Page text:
It was a move many saw as positioning himself to wrest the nomination from Harrison, whose support among some in the party was only lukewarm.

His name would be put forward for nomination, and though there would be reports of tension between Harrison and Blaine supporters, Lowry assured his fellow Republicans prior to the convention's opening that his Minnesotans would behave in an unbiased fashion.

"Minneapolis people will not hurrah for any side during the convention," he was quoted as saying in the June 1 edition of the Minneapolis Tribune, perhaps articulating the late-19th century version of Minnesota nice.

"They will allow it to act unbiased so far as it is concerned. They may have preferences, but their chief business at present is to make it pleasant for their guests."

In the end, the convention did nominate Harrison (though in keeping with the tradition of the time, he did not attend in person). And he would go on to lose to Democrat Grover Cleveland, the same man he had beaten four years before.

Vice President Levi Morton was not as lucky. He was dropped from the ticket in favor of U.S. Ambassador to France Whitelaw Reid.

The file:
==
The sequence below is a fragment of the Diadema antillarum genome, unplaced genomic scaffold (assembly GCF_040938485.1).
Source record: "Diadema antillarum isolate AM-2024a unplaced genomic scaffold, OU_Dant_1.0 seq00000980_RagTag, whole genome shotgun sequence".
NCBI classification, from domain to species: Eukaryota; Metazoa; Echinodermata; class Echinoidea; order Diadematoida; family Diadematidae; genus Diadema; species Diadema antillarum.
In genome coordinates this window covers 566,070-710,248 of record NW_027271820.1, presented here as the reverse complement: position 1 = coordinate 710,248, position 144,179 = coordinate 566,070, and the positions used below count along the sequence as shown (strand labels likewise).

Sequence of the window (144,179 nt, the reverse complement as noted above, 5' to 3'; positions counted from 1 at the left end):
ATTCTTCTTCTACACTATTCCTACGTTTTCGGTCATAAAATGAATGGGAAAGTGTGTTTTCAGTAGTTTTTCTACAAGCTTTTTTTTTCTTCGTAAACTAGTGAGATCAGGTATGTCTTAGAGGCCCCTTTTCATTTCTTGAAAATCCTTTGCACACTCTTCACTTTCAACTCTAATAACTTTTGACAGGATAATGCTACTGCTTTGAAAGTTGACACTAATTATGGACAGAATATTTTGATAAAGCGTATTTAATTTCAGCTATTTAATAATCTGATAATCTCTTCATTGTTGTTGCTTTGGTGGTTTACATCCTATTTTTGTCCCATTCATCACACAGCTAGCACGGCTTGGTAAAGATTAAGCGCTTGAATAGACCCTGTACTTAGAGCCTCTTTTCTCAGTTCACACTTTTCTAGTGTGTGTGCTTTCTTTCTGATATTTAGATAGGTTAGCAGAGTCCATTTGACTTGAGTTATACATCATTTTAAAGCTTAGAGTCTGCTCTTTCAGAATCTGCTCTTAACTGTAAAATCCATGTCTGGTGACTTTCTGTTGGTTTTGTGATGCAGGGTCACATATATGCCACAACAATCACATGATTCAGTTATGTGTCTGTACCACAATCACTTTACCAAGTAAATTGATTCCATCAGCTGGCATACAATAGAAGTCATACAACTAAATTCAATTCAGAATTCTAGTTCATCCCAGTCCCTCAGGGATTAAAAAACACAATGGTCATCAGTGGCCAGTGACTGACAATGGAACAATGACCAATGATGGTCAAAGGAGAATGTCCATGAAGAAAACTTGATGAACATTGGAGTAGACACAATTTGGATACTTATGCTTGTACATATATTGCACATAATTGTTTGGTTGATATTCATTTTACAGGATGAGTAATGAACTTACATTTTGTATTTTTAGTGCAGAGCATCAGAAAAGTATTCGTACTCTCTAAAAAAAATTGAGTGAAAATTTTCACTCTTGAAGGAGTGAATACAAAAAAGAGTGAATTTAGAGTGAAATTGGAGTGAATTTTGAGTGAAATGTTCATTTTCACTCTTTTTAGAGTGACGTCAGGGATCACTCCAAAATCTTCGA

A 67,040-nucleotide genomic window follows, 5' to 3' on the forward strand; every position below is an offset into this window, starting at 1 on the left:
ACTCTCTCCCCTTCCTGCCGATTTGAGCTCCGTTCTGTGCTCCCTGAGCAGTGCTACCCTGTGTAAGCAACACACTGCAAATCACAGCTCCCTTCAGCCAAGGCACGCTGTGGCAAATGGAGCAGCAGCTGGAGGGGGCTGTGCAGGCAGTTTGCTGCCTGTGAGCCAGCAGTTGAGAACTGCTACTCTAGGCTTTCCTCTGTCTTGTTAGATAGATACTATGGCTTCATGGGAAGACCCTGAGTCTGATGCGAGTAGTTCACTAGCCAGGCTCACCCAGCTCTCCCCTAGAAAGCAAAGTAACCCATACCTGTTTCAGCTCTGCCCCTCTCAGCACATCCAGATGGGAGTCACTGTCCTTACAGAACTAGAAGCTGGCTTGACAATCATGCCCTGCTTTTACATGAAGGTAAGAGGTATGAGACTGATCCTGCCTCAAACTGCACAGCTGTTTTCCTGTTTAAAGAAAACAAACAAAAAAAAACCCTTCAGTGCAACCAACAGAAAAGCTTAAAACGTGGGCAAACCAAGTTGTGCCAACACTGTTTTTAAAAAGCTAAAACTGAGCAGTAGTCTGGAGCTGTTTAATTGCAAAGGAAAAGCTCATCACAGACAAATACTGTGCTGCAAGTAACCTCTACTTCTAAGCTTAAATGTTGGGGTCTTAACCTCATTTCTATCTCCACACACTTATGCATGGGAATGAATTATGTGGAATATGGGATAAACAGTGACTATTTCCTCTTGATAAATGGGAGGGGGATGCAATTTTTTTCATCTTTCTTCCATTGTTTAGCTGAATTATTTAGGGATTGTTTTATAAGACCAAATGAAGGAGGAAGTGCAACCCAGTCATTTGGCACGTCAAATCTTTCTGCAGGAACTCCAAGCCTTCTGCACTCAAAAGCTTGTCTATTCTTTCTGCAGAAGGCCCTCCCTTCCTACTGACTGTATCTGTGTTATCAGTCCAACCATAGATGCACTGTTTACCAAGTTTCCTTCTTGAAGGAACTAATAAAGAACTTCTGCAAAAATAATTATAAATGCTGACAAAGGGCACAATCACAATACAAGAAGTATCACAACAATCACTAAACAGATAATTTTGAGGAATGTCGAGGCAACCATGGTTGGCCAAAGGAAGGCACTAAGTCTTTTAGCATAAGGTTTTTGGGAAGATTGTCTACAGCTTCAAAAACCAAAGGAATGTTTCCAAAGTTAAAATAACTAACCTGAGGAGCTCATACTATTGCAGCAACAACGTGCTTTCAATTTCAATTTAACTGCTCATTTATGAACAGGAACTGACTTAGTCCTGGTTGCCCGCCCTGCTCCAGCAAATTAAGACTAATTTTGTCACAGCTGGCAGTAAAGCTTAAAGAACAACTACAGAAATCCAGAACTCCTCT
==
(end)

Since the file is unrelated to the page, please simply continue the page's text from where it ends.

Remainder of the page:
The convention actually finished its business in just three days, coming in a day ahead of schedule.

Many of the delegates had been staying at the West Hotel, a posh and luxurious building at the intersection of Hennepin Avenue and Fifth Street.

Even so, not everyone came away impressed.

"Minneapolis will not soon be selected again by the Republicans as the place of holding a national convention," read an account in the Boston Advertiser quoted in a 1956 article in a Minnesota Historical Society magazine.

"Her citizens did everything they could to make the convention a success and insure the comfort of every visitor to the city, but they were badly handicapped in their efforts by the fact that Minneapolis was never intended as a convention city and refused to be turned into one at the last moment.

"The one hotel of any size lacks opportunity for the corridor enthusiasm which lends such great enchantment to a national convention. Every time that the lobby would fill with a cheering, howling, marching crowd, the proprietor would hastily mount the desk and command the crowd to disperse, assuring them that if they did not the floor would break down and there would be a fearful accident."

Indeed, it would be 116 years before the Republicans would return to the Twin Cities.

"It went OK," Nathanson said. "There was some big dinner where the delegates were fed beans and that didn't go over very well. I don't think the eastern press went back home and reported very favorably about Minneapolis.

"But they pulled it off, and it was the first time Minnesota had held an event like that."

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Frank Rajkowski